Just two senators voted against the $35 billion measure, which would go toward existing programs that improve water quality, with a special focus on rural areas.

Some lawmakers saw the agreement as a good sign. "The bottom line is very simple: We are moving forward, wherever we can, in a bipartisan way," said Senate Majority Leader Senator Chuck Schumer (D-NY). "So let it be a signal to our Republican colleagues that Senate Democrats want to work together on infrastructure, when and where we can."

The problem supporters of bipartisanship face, though, is that Biden’s plans are on an entirely different scale than the water improvement bill and involve new programs and vastly higher levels of spending. And in the wake of partisan bickering over Biden’s plans, the desire to work on a bipartisan basis may be waning in the White House. As Lisa Lerer and Annie Karni of The New York Times report Thursday, Biden appears to be undergoing a change of heart as he embraces the idea of being a transformational leader.

"Now 100 days into his presidency, Mr. Biden is driving the biggest expansion of American government in decades, an effort to use $6 trillion in federal spending to address social and economic challenges at a scale not seen in a half-century," they say. "Aides say he has come into his own as a party leader in ways that his uneven political career didn’t always foretell, and that he is undeterred by matters that used to bother him, like having no Republican support for Democratic priorities."

US Economy Hits the Accelerator

Economic growth is picking up speed, with GDP expanding at a rate of 1.6% in the first quarter of 2021, up from 1.1% in the fourth quarter of 2020, the Bureau of Economic Analysis announced Thursday. On an annualized basis, first quarter growth was a vigorous 6.4%, compared to 4.3% the quarter before.

Spurred in part by Covid relief payments from the federal government, a boom in consumer spending helped push economic output to $19.1 trillion, close to its pre-pandemic level of nearly $19.3 trillion. Personal consumption rose at an annualized rate of 10.7% during the first three months of the year, the second fastest clip in 50 years, while spending on durable goods rose by 41.4%.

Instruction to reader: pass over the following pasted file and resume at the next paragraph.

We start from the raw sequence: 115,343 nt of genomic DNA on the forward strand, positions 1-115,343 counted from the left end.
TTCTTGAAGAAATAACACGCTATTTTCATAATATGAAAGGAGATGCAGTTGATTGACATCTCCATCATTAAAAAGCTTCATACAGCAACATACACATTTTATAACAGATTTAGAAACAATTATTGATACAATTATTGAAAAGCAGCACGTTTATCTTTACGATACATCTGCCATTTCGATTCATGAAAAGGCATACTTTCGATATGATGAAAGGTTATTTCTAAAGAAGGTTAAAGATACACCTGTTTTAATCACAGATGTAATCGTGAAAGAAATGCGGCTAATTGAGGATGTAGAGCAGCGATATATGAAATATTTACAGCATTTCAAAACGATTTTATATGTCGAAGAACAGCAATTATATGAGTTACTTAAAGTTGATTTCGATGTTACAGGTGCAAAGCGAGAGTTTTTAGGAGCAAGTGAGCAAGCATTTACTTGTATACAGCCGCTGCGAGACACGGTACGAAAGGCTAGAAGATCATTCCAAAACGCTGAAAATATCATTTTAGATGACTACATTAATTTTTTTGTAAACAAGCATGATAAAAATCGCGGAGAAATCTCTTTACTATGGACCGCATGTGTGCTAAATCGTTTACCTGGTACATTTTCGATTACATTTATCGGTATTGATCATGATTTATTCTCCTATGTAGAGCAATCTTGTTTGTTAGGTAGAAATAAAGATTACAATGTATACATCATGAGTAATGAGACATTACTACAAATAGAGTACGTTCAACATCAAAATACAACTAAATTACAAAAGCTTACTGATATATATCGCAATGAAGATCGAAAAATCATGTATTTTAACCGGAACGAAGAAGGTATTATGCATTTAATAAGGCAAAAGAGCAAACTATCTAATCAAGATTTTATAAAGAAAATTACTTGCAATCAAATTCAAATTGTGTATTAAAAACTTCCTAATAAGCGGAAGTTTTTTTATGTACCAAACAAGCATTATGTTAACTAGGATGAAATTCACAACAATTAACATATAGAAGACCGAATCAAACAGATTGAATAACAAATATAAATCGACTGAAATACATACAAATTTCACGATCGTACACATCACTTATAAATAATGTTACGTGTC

"Rising vaccinations, faster job growth and two rounds of federal stimulus payments combined to supercharge household spending," Bloomberg’s Reade Pickert said.

Business investment and housing construction surged, too, at rates of 9.9% and 10.8% respectively.

A separate report from the Labor Department showed that new jobless claims extended a three-week downward trend, hitting a new pandemic low. About 553,000 people applied for unemployment benefits in state systems last week, and another 122,000 applied through the temporary Pandemic Unemployment Assistance program, bringing the total to 675,000.

More growth ahead: Economists are expecting to see even higher growth in the second quarter. Experts polled by Bloomberg predict a growth rate of 9.6% during the April through June period, while others are projecting rates over 10%.

"We are seeing all the engines of the economy rev up," Gregory Daco, chief economist at Oxford Economics, told the Associated Press. "We have an improving health environment, fiscal stimulus remains abundant and we are starting to see rebounding employment."

Ian Shepherdson, chief economist at Pantheon Macroeconomics, said the GDP report was likely the first in a series. "It’s good news, but the better news is coming. There’s nothing in this report that makes me think the economy won’t grow at a gangbusters pace in the second and third quarter."

Shepherdson also said that he expects the recovery to rely less on government spending moving forward: "This demonstrates the value of government intervention when the economy is on its knees from Covid. But in the coming quarters, the economy will be much less dependent on stimulus as individuals use the savings they’ve accumulated during the pandemic."